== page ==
Fifth Disease

What is fifth disease?

Fifth disease is a mild viral infection that is more common in children. It is caused by human parvovirus B19. The medical name for fifth disease is erythema infectiosum.  It is called fifth disease because it was fifth on a list of illnesses that caused rashes in children in the past. The others included measles, rubella (German measles), chicken pox, scarlet fever, and roseola. Fifth disease is sometimes called “slapped cheek disease.” The illness’s bright red rash on the face looks like the child has been slapped.

About half of people get fifth disease sometime during childhood or their teens. Once you’ve had fifth disease, you will not be at risk of getting it again.

Symptoms of fifth disease

The first signs of fifth disease are mild flu- or cold-like symptoms, including:

  • low-grade fever
  • sore throat
  • headache
  • stuffy or runny nose
  • fatigue.

After a few days of these symptoms, your child may develop a bright red, raised rash on his or her face. The rash may then spread to the arms, legs, and trunk of the body. After 5 to 10 days, the rash usually fades. It fades from the center outward, making it look blotchy or “lacy.” It could show up again when your child gets hot or is out in the sun. This could go on for several weeks or months after the illness.

Adults who catch the virus usually don’t develop the rash. Instead, they are more likely to experience joint pain or swelling. This usually happens in the hands, wrists, knees, and ankles. It can last several months, but usually gets better after 1 to 2 weeks. Some adults who get fifth disease don’t experience any symptoms.

Symptoms usually show up 4 to 14 days after exposure. The rash may not appear for as long as 3 weeks. Once your child has the rash, he or she is not contagious anymore.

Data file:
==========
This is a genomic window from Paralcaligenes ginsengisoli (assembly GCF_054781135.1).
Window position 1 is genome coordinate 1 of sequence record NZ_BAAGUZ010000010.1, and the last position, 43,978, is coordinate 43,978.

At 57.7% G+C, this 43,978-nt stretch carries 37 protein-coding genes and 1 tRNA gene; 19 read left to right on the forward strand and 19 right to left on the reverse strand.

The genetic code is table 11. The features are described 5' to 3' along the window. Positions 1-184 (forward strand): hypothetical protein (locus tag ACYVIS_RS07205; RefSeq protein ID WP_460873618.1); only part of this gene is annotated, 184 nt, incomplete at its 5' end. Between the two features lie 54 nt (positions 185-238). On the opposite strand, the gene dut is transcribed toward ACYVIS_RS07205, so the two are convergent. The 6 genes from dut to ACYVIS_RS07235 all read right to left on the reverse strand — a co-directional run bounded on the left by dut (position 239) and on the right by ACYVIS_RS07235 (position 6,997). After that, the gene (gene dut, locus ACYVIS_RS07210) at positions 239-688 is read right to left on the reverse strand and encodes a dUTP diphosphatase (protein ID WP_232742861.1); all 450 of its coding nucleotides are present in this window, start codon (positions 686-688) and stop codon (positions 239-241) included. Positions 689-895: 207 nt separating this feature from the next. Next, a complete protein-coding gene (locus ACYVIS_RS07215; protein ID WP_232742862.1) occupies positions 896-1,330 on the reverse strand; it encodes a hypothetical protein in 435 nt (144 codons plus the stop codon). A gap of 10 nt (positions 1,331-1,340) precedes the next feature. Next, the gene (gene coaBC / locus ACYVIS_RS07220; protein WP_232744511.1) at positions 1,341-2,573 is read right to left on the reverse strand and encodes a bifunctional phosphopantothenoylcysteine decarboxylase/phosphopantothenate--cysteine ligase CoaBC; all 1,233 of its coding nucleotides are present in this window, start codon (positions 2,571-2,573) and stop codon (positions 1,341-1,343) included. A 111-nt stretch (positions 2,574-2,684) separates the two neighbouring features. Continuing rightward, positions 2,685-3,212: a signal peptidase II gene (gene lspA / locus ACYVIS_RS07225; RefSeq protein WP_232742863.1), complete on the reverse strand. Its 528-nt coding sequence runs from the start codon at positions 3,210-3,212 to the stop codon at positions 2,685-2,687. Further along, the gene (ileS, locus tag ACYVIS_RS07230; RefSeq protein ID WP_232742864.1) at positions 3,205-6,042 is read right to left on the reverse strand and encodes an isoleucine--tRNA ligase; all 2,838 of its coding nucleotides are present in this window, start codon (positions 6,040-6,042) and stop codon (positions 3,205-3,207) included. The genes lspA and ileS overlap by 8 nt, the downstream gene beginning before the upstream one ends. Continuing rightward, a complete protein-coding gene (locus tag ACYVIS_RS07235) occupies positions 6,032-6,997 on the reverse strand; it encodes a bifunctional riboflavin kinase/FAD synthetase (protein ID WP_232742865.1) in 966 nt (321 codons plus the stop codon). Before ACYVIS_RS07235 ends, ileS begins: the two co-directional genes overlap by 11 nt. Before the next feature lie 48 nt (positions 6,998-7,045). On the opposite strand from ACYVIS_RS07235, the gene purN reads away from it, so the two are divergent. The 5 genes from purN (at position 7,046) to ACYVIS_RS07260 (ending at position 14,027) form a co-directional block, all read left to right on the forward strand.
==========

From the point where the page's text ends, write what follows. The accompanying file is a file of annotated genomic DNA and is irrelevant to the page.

What causes fifth disease?

Fifth disease is caused by parvovirus B19. This is not the same parvovirus that can infect dogs and cats. It is spread when you or your child come into contact with saliva or mucus carrying the virus. It can be spread by coughing, sneezing, or sharing items. It can also be spread through blood. A pregnant woman who has fifth disease could pass it to her baby.

How is fifth disease diagnosed?

Your doctor can usually tell if your child has fifth disease by seeing the “slapped cheek” rash. A blood test can be used, but it is not usually needed.

Can fifth disease be prevented or avoided?

There is no vaccine for fifth disease. You can prevent your child from getting it by helping him or her practice good hygiene habits. These include:

  • Washing hands often with soap and water.
  • Covering the mouth and nose with their elbow when coughing or sneezing.
  • Not touching the eyes, nose, or mouth.
  • Avoiding close contact with anyone who is sick.
  • Keeping them home when they are sick.

Fifth disease treatment

Most cases of fifth disease are mild. They go away without treatment. You can treat fever and flu symptoms in your child with acetaminophen (Tylenol).

Adults who have joint pain or swelling may need to rest and restrict activity. They may want to take medicines like Tylenol or ibuprofen (Advil or Motrin) for the pain.

Living with fifth disease

Most children and adults who get fifth disease experience only mild illness. They recover completely and have no complications. But fifth disease can cause problems in certain cases:

  • Pregnant women who have been exposed to fifth disease should call their doctor. In about 5% of pregnant women, the baby develops severe anemia. When this happens, miscarriage or stillbirth can occur. The mother can take medicines to treat the virus. In some cases, the unborn baby might need a blood transfusion. If you are pregnant, talk to your doctor about fifth disease. He or she can tell you if you need to take any special steps to avoid the virus. The infection does not cause birth defects or developmental problems.
  • Weak immune system. People who have immune system problems may need special treatment to help fight the infection. This includes people who have had organ transplants, or who have cancer or HIV.
  • Chronic anemia. People with sickle-cell disease or other types of chronic anemia could have problems if they get fifth disease. They could develop severe anemia that requires blood transfusions.

Questions to ask your doctor

  • I’m pregnant. What do I need to do to keep my baby safe?
  • What treatment is best for me?
  • How long will I be contagious?
  • How long should I keep my child home from school?
  • What can I do to make my child more comfortable?
  • Should I tell my child’s school that he/she has fifth disease?
  • My rash keeps coming back when I spend time outside. Is that normal?